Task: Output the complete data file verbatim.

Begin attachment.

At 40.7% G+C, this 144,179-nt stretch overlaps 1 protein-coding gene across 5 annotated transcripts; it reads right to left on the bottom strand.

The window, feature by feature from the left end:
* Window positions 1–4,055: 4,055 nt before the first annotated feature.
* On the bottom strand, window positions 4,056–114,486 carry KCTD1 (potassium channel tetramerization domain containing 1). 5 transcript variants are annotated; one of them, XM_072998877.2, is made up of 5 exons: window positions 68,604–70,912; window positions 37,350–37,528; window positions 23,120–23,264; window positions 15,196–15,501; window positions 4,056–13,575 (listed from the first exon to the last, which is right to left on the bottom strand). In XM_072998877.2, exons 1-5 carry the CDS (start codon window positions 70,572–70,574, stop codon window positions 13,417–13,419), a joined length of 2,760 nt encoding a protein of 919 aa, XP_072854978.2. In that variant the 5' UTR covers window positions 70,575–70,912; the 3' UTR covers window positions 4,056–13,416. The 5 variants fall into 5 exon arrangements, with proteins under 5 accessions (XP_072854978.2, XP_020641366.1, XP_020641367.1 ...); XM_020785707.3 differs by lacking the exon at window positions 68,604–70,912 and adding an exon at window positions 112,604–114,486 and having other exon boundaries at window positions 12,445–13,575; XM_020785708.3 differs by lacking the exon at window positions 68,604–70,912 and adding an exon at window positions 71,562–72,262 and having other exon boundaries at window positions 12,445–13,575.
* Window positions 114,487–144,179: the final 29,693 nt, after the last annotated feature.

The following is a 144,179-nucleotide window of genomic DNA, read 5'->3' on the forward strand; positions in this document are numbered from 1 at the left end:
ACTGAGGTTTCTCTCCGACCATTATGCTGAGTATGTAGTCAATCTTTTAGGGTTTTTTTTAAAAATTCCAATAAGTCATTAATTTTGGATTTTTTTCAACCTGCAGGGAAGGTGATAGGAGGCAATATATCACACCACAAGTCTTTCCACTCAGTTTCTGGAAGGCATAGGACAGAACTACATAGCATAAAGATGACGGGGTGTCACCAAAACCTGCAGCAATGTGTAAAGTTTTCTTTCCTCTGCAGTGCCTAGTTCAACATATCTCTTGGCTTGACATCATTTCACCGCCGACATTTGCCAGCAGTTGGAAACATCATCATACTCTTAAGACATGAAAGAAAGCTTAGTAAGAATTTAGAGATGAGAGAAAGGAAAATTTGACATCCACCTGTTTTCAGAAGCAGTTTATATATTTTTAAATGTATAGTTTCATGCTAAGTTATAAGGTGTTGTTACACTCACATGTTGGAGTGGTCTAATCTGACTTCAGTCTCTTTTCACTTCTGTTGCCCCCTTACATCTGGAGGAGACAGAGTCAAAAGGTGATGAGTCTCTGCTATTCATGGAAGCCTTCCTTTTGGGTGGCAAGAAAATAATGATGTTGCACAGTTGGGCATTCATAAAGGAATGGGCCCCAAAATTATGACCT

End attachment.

At 40.7% G+C, this 144,179-nt stretch overlaps 1 protein-coding gene across 5 annotated transcripts; it reads right to left on the bottom strand.

The window, feature by feature from the left end:
* Window positions 1–4,055: 4,055 nt before the first annotated feature.
* On the bottom strand, window positions 4,056–114,486 carry KCTD1 (potassium channel tetramerization domain containing 1). 5 transcript variants are annotated; one of them, XM_072998877.2, is made up of 5 exons: window positions 68,604–70,912; window positions 37,350–37,528; window positions 23,120–23,264; window positions 15,196–15,501; window positions 4,056–13,575 (listed from the first exon to the last, which is right to left on the bottom strand). In XM_072998877.2, exons 1-5 carry the CDS (start codon window positions 70,572–70,574, stop codon window positions 13,417–13,419), a joined length of 2,760 nt encoding a protein of 919 aa, XP_072854978.2. In that variant the 5' UTR covers window positions 70,575–70,912; the 3' UTR covers window positions 4,056–13,416. The 5 variants fall into 5 exon arrangements, with proteins under 5 accessions (XP_072854978.2, XP_020641366.1, XP_020641367.1 ...); XM_020785707.3 differs by lacking the exon at window positions 68,604–70,912 and adding an exon at window positions 112,604–114,486 and having other exon boundaries at window positions 12,445–13,575; XM_020785708.3 differs by lacking the exon at window positions 68,604–70,912 and adding an exon at window positions 71,562–72,262 and having other exon boundaries at window positions 12,445–13,575.
* Window positions 114,487–144,179: the final 29,693 nt, after the last annotated feature.

The following is a 144,179-nucleotide window of genomic DNA, read 5'->3' on the forward strand; positions in this document are numbered from 1 at the left end:
ACTGAGGTTTCTCTCCGACCATTATGCTGAGTATGTAGTCAATCTTTTAGGGTTTTTTTTAAAAATTCCAATAAGTCATTAATTTTGGATTTTTTTCAACCTGCAGGGAAGGTGATAGGAGGCAATATATCACACCACAAGTCTTTCCACTCAGTTTCTGGAAGGCATAGGACAGAACTACATAGCATAAAGATGACGGGGTGTCACCAAAACCTGCAGCAATGTGTAAAGTTTTCTTTCCTCTGCAGTGCCTAGTTCAACATATCTCTTGGCTTGACATCATTTCACCGCCGACATTTGCCAGCAGTTGGAAACATCATCATACTCTTAAGACATGAAAGAAAGCTTAGTAAGAATTTAGAGATGAGAGAAAGGAAAATTTGACATCCACCTGTTTTCAGAAGCAGTTTATATATTTTTAAATGTATAGTTTCATGCTAAGTTATAAGGTGTTGTTACACTCACATGTTGGAGTGGTCTAATCTGACTTCAGTCTCTTTTCACTTCTGTTGCCCCCTTACATCTGGAGGAGACAGAGTCAAAAGGTGATGAGTCTCTGCTATTCATGGAAGCCTTCCTTTTGGGTGGCAAGAAAATAATGATGTTGCACAGTTGGGCATTCATAAAGGAATGGGCCCCAAAATTATGACCT